Cloister Commentary, Day 164: Candelabra

At my job, my four other co-workers and I of course must be masked at all times, but we are also encouraged to stay in our offices with the doors shut unless it’s absolutely necessary that we leave. At least we can take our masks off while we’re cloistered, but the situation makes other modes of communication necessary. My boss (who is an outstanding one) emailed me to ask for my office phone number because for some reason she didn’t have it.

My reply: “That could be because I don’t have an office phone.”

Boss: “Wait? You’ve never had an office phone?”

Me: “Nope.”

Boss: “Well, you’re getting an office phone, I’ll see to that!”

Students have to start really procrastinating before our tutoring picks up, so that will have to stand for the highlight of my first day back to on-location work.

I’ve been hearing talk in some quarters about “lazy teachers.” I assume that’s related to our city public school system going virtual for at least the first week. Funny: I’ve heard teachers called many things over my career–“merfer” is my personal favorite that I’ve experienced–but lazy has never been one of them. It’s not a profession I’ve frequently seen the lazy rush into, and one thing we all have in common is having teachers. I’ve had, and known, some subpar ones–think back to how you witnessed your own teachers practice–but even they have seldom been lazy. Why not? It’s almost impossible to be lazy and merely survive the job. Manage humans, create, disseminate, and explain curriculum, then assess the output for 100-150 of those humans per assignment? If that were all there were to it, and it ain’t, it’d require diligence whether one taught virtually, in hybrid, or in person. Just this morning, I was texting with a former colleague who is instructing virtually all year, but has five separate courses to prepare for. There is nowhere to run and hide in slothfulness, indolence and lethargy from that. Another fellow colleague told me today she is already burning her candle at both ends, and virtual teaching won’t ease that. I suggested she needed a candelabra.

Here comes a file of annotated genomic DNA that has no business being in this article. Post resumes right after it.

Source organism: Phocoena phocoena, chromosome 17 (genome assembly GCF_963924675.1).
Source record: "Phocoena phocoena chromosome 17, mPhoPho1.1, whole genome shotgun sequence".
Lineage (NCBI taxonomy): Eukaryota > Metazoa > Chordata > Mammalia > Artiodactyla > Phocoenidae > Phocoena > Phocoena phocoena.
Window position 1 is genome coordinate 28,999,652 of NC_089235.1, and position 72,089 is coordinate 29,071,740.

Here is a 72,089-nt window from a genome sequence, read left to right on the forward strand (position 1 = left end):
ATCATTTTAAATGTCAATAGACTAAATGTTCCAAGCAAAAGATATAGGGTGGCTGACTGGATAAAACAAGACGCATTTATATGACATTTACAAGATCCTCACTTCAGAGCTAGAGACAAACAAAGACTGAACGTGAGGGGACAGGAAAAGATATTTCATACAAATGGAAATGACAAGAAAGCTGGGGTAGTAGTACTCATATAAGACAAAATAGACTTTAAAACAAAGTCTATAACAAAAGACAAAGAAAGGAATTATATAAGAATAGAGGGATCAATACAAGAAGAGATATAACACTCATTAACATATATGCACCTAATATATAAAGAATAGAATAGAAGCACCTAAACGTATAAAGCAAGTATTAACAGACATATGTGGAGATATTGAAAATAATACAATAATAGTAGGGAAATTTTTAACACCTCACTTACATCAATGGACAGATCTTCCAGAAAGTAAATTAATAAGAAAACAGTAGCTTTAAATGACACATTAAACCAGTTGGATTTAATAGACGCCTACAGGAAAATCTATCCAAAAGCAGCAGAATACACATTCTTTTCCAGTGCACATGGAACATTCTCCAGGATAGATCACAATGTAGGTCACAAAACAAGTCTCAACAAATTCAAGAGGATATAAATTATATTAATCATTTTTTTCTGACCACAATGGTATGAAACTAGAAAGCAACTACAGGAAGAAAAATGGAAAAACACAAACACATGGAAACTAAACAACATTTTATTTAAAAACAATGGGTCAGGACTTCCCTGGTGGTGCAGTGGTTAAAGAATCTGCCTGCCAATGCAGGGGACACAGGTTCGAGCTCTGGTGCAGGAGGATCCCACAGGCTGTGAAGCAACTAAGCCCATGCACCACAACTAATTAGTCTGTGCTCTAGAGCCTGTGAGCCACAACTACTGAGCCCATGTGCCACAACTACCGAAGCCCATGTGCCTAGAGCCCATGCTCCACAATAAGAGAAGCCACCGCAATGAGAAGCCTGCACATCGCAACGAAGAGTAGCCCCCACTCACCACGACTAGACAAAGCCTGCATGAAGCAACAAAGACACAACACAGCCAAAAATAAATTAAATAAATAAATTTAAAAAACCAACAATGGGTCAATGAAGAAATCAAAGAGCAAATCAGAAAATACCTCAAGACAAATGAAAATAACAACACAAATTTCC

Sorry. I don’t know why I’m even explaining; chances are if you asked the accusers to come on and show the rest of us how it’s done, they’d have to go see a guy about a horse.

Besides: teachers did not create or exacerbate our current problem; childcare may be a fringe benefit of public education, but it’s not in the job description (or in our pay grade); and our country has had the chance to create a national child care program, as well as a society with reasonable safety nets for situations like the present–but, well, I believe that’s (apparently) largely considered Communistic, socialistic, Satanic, enabling, or some such other evil. I am aware of the strain hybrid and remote learning puts on families, especially those struggling already with non-COVID obstacles, but “lazy teachers” are not the proper target for vilification. Ok, done.

Cool new show (new to us, anyway): The Indian Doctor. Rooting interests: seventh game success for the OKC Thunder, and I’ll take either the Nuggets OR the Jazz, providing Murray and Mitchell light it up again’

Streaming for Strivers:

That’ll be the day, indeed.

Cloister Commentary, Day 32: “Old Friends are Always the Best, You See / New Friends You Can Find Every Day….”

I’m sure I’m not the only one striving to strengthen connections with old friends, since I’ve more time on my hands and can’t easily see them in person. Yesterday, I called one of my best and oldest educator friends, Karen Downey, to catch up.

Karen and I worked together for 16 consecutive years as a special education-content specialist team in what was then called “class-within-a-class” mode. One, we planned lessons, assessments and units together to ensure all material could be sufficiently modified for our students who had individualized education programs (IEPs); two, we strove to deliver that material in the classroom in such a way that, if someone dropped in, they couldn’t be too sure who the content area specialist and who the special ed specialist was; and three, we had fun teaching together.